rewrite /P /workload_of_jobs big_seq_cond [X in _ X]big_seq_cond.
apply leq_sumj0 /andP [IN0 HP0].
+ by rewrite HP0 andTb eq_refl; apply leq_addr.
+ by apply in_arrivals_implies_arrived in IN0; apply H_all_jobs_from_taskset.
- rewrite big_filter.
apply leq_sum_seqtsk0 INtsk0 HP0.
apply (@leq_trans (task_cost tsk0 × size (task_arrivals_between arr_seq tsk0 t (t + Δ)))).
+ rewrite -sum1_size big_distrr /= big_filter /workload_of_jobs.
rewrite muln1 /arrivals_between /arrival_sequence.arrivals_between.
apply leq_sum_seq; movej0 IN0 /eqP EQ.
by rewrite -EQ; apply H_valid_job_cost; apply in_arrivals_implies_arrived in IN0.
+ rewrite leq_mul2l; apply/orP; right.
by apply H_is_arrival_bound; last by rewrite leq_addr.
Qed.

Using lemma sum_of_jobs_le_sum_rbf, we prove that the workload of higher-or-equal priority jobs (w.r.t. task tsk) is no larger than the total request-bound function of higher-or-equal priority tasks.
workload_of_hep_jobs arr_seq j t (t + Δ) total_hep_rbf tsk Δ.
Proof.
last by movej'; rewrite /pred_task; move: H_job_of_tsk ⇒ /eqP →.
erewrite (eq_big pred_task); [|by done|by movetsk'; eauto].
by apply: sum_of_jobs_le_sum_rbf.
Qed.

We next prove that the higher-or-equal-priority workload of tasks different from tsk is bounded by total_ohep_rbf.
The athep_workload_is_bounded predicate allows the workload bound to depend on two arguments: the relative offset A (w.r.t. the beginning of the corresponding busy interval) of a job to be analyzed and the length of an interval Δ. In the case of FP and total_ohep_rbf function, the relative offset (A) does not play a role and is therefore ignored.
arr_seq sched tsk (fun (A Δ : duration) ⇒ total_ohep_rbf tsk Δ).
Proof.
movej t1 Δ POS TSK _.
last by movej'; rewrite /pred_task; move: TSK ⇒ /eqP →.
by eapply sum_of_jobs_le_sum_rbf ⇒ //.
Qed.

In this section, we show that total RBF is a bound on higher-or-equal priority workload under any JLFP policy.
Section TotalRBFBound.

Consider any type of tasks ...

... and any type of jobs associated with these tasks.
Context {Job : JobType}.
Context `{JobArrival Job}.
Context `{JobCost Job}.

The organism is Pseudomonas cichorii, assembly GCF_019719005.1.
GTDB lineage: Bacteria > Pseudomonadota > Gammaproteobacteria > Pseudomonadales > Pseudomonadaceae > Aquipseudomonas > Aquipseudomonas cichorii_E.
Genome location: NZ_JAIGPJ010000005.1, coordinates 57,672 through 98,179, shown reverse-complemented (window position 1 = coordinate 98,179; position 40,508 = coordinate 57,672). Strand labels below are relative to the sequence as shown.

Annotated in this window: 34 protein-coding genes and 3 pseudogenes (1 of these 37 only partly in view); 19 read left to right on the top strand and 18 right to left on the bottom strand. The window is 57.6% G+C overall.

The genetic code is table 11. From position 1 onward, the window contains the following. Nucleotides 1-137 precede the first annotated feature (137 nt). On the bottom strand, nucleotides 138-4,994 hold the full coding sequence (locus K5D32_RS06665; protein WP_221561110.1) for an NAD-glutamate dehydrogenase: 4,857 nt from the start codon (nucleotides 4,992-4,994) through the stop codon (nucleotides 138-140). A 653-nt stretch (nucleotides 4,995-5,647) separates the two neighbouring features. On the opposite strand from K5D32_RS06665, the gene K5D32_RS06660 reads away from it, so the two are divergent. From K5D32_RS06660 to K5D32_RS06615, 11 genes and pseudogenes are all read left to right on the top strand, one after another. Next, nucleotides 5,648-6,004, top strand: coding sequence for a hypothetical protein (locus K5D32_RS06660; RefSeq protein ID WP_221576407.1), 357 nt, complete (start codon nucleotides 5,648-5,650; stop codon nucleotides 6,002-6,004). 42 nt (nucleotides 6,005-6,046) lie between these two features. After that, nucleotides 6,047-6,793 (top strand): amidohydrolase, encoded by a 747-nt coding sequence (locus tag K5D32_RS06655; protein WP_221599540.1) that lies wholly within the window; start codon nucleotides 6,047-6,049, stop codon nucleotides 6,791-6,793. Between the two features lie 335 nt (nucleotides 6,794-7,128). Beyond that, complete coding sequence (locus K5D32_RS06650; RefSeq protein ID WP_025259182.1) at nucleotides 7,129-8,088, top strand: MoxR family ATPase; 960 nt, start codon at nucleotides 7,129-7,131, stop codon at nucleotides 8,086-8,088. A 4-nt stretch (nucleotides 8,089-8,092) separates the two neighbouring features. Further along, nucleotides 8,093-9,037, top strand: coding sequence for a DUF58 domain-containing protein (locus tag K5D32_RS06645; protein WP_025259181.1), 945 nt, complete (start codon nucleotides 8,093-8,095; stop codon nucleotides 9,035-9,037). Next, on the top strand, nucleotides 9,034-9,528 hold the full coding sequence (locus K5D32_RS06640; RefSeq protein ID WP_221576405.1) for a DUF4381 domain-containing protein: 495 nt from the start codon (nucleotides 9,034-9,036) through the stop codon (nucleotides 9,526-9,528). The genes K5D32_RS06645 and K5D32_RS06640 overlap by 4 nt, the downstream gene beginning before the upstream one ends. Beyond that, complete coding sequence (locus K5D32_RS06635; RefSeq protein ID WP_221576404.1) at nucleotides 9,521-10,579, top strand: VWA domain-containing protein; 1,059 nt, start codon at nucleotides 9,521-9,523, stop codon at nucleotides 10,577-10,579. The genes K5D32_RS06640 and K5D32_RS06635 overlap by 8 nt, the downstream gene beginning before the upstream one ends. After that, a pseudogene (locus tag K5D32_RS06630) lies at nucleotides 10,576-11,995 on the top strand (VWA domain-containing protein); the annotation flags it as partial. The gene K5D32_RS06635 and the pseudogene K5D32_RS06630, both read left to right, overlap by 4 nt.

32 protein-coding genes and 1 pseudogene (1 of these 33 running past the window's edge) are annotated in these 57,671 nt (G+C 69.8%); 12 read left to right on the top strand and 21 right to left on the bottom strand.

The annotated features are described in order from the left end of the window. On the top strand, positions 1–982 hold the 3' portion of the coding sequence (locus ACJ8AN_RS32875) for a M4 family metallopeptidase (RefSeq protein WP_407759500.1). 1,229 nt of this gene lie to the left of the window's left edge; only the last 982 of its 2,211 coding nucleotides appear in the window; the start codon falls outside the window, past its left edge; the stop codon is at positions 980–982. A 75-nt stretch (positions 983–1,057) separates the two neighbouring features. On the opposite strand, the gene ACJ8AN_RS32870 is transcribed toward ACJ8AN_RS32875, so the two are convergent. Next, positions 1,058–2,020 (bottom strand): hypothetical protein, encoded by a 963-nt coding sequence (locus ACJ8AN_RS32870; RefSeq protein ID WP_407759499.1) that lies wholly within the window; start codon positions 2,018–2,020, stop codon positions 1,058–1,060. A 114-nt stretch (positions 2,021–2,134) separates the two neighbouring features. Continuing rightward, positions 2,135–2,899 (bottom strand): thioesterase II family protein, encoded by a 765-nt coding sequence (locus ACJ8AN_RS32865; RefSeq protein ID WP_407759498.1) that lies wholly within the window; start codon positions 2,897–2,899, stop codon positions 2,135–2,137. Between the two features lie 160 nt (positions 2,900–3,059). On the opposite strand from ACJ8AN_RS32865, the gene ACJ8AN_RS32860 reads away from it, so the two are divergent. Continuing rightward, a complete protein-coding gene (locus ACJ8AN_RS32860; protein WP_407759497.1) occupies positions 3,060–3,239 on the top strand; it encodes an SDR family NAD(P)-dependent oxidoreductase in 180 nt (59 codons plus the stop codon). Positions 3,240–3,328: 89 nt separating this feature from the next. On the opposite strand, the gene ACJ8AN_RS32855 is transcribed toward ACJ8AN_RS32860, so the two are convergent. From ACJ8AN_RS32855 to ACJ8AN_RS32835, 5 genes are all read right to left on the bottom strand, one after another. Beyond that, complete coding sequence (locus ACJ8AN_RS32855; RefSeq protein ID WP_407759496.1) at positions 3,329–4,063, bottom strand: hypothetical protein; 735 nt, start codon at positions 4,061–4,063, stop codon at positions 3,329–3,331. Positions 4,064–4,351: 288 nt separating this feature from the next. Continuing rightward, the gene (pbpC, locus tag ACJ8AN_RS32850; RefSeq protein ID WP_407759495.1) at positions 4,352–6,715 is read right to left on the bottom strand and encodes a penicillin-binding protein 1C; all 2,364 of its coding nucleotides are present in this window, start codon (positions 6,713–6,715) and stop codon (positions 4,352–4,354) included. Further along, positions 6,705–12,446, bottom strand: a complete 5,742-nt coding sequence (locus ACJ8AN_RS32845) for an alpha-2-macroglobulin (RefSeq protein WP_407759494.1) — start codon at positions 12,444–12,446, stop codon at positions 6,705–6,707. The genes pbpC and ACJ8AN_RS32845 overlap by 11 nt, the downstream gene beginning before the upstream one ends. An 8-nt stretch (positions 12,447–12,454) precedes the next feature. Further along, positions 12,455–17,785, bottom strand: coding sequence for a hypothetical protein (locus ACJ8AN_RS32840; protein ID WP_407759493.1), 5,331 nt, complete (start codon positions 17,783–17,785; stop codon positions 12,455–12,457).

Consider a JLFP policy that indicates a higher-or-equal priority relation ...
Context `{JLFP_policy Job}.

... and any valid arrival sequence.
Further, consider a task set ts.

Assume that the job costs are no larger than the task costs ...
... and that all jobs come from the task set.
Let max_arrivals be any arrival bound for task set ts.
Consider any time t and any interval of length Δ.
Variable t : instant.
Variable Δ : duration.

Next, we consider any job j.
Variable j : Job.

A simple consequence of lemma hep_workload_le_total_hep_rbf is that the workload of higher-or-equal priority jobs is bounded by the total request-bound function.
workload_of_hep_jobs arr_seq j t (t + Δ)
total_request_bound_function ts Δ.
Proof.
rewrite /workload_of_hep_jobs (leqRW (workload_of_jobs_weaken _ predT _ _ )); last by done.
Qed.

End TotalRBFBound.

## RBF Properties

In this section, we prove simple properties and identities of RBFs.
Consider any type of tasks ...

... and any type of jobs associated with these tasks.
Context {Job : JobType}.
Context `{JobArrival Job}.

Consider any arrival sequence.

Let max_arrivals be a family of valid arrival curves, i.e., for any task tsk in ts max_arrival tsk is (1) an arrival bound of tsk, and (2) it is a monotonic function that equals 0 for the empty interval Δ = 0.
Let's define some local names for clarity.
We prove that task_rbf 0 is equal to 0.
Proof.
apply/eqP; rewrite muln_eq0; apply/orP; right; apply/eqP.